Journal of Business Ethics 165 (1):113-124 (2020)

Jeffrey Moriarty
Bentley University
The view of business ethics that Christopher McMahon calls the “implicit morality of the market” and Joseph Heath calls the “market failures approach” has received a significant amount of recent attention. The idea of this view is that we can derive an ethics for market participants by thinking about the “point” of market activity, and asking what the world would have to be like for this point to be realized. While this view has been much-discussed, it is still not well-understood. This paper seeks to remedy this problem. I begin by showing, against some recent commentators, that McMahon’s view and Heath’s view are fundamentally the same. Second, I clarify the sense of “efficiency” at work in the market failures approach. Finally, I argue that, in its current form, this view has little relevance to the real world of business. I conclude by sketching two ways of modifying it to fit our world.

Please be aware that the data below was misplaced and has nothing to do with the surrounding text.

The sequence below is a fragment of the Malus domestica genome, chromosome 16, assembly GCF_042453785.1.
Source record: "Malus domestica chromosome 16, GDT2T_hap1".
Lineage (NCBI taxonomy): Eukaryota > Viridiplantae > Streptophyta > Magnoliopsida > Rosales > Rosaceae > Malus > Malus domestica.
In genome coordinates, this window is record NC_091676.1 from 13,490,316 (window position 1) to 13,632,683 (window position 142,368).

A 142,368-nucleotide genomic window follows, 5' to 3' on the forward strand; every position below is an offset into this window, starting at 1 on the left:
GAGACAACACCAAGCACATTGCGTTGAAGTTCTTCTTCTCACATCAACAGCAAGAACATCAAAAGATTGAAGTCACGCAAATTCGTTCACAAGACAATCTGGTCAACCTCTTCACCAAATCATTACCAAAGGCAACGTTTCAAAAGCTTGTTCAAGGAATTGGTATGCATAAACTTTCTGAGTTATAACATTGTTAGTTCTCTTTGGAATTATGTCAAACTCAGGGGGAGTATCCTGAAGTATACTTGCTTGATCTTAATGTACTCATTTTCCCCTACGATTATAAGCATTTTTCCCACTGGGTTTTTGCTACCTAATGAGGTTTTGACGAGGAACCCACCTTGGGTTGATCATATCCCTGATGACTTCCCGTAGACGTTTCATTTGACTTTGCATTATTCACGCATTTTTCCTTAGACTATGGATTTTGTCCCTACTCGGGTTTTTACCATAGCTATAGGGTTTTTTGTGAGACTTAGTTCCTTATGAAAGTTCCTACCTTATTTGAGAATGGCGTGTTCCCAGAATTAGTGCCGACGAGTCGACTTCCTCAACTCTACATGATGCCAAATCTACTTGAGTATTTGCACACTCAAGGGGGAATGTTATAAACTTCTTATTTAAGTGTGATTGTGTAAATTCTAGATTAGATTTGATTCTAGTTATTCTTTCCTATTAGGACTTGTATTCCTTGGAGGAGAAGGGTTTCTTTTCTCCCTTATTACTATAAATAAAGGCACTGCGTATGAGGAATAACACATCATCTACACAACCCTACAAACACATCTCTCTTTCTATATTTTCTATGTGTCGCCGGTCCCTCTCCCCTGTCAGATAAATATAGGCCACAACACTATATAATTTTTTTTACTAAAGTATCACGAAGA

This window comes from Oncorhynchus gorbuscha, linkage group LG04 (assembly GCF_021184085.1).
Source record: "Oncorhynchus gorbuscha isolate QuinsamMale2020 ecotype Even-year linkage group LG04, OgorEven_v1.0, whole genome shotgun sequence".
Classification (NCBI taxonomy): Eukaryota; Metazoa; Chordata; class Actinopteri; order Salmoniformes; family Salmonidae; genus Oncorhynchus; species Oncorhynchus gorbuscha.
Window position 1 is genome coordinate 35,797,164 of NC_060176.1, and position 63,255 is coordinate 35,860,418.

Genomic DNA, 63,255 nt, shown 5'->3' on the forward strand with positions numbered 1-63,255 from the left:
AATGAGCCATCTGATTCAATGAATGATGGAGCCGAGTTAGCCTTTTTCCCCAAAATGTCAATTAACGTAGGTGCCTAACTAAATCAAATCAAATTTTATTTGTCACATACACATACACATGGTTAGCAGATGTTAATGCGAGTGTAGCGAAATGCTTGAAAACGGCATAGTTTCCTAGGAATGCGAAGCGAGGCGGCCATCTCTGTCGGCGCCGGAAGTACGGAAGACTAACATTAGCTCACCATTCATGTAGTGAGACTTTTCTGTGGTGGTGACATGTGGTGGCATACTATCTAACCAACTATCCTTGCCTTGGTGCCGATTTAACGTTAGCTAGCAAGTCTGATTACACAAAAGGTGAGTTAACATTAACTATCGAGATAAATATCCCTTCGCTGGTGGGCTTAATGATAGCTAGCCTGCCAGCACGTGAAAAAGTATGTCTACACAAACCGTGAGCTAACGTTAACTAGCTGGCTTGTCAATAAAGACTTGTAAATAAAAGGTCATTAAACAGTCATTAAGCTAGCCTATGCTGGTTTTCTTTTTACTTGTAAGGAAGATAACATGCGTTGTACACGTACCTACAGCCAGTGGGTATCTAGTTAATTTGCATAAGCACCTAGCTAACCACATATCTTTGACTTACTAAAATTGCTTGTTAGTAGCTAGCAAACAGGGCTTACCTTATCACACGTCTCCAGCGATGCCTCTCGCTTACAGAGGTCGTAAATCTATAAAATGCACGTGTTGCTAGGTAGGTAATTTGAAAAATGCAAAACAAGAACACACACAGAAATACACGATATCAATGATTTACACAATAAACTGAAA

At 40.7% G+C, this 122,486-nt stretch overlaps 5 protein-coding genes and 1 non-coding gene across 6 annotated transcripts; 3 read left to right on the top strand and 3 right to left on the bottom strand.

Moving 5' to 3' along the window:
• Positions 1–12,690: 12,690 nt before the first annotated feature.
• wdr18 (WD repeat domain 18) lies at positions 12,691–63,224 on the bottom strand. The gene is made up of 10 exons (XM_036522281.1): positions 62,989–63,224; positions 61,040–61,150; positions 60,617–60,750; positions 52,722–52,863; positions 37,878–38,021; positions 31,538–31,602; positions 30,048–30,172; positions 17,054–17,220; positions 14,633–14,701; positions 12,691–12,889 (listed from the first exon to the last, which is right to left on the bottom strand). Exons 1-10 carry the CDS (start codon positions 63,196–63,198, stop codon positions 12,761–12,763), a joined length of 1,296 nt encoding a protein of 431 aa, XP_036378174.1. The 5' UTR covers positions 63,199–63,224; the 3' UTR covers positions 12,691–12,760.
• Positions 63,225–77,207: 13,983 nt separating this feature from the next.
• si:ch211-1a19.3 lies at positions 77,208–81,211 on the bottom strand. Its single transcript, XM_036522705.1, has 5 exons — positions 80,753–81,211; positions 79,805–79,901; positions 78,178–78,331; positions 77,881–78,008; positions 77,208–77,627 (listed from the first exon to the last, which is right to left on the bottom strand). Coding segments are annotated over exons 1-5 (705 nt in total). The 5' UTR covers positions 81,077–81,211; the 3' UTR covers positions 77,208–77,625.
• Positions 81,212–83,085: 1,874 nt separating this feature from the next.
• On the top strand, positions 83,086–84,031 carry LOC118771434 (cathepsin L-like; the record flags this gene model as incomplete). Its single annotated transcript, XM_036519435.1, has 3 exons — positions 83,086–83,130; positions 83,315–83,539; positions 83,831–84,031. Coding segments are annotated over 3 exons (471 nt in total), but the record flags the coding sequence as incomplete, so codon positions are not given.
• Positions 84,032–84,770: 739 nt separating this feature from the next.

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DOI 10.1007/s10551-019-04106-x
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References found in this work BETA

Justice as Fairness: A Restatement.John Rawls (ed.) - 2001 - Harvard University Press.
Justice as Fairness: A Restatement.C. L. Ten - 2003 - Mind 112 (447):563-566.
Ideal and Nonideal Theory.A. John Simmons - 2010 - Philosophy and Public Affairs 38 (1):5-36.
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Business Ethics Without Stakeholders.Joseph Heath - 2006 - Business Ethics Quarterly 16 (4):533-558.

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Citations of this work BETA

Big Data and Personalized Pricing.Etye Steinberg - 2019 - Business Ethics Quarterly 30 (1):97-117.
Business Ethics.Jeffrey Moriarty - 2016 - Stanford Encyclopedia of Philosophy.
Business Ethics.Alexei Marcoux - 2008 - Stanford Encyclopedia of Philosophy.
The Implicit Morality of the Market Is Consequentialist.Marc A. Cohen & Dean Peterson - 2020 - Business Ethics Journal Review 7 (4):21-26.

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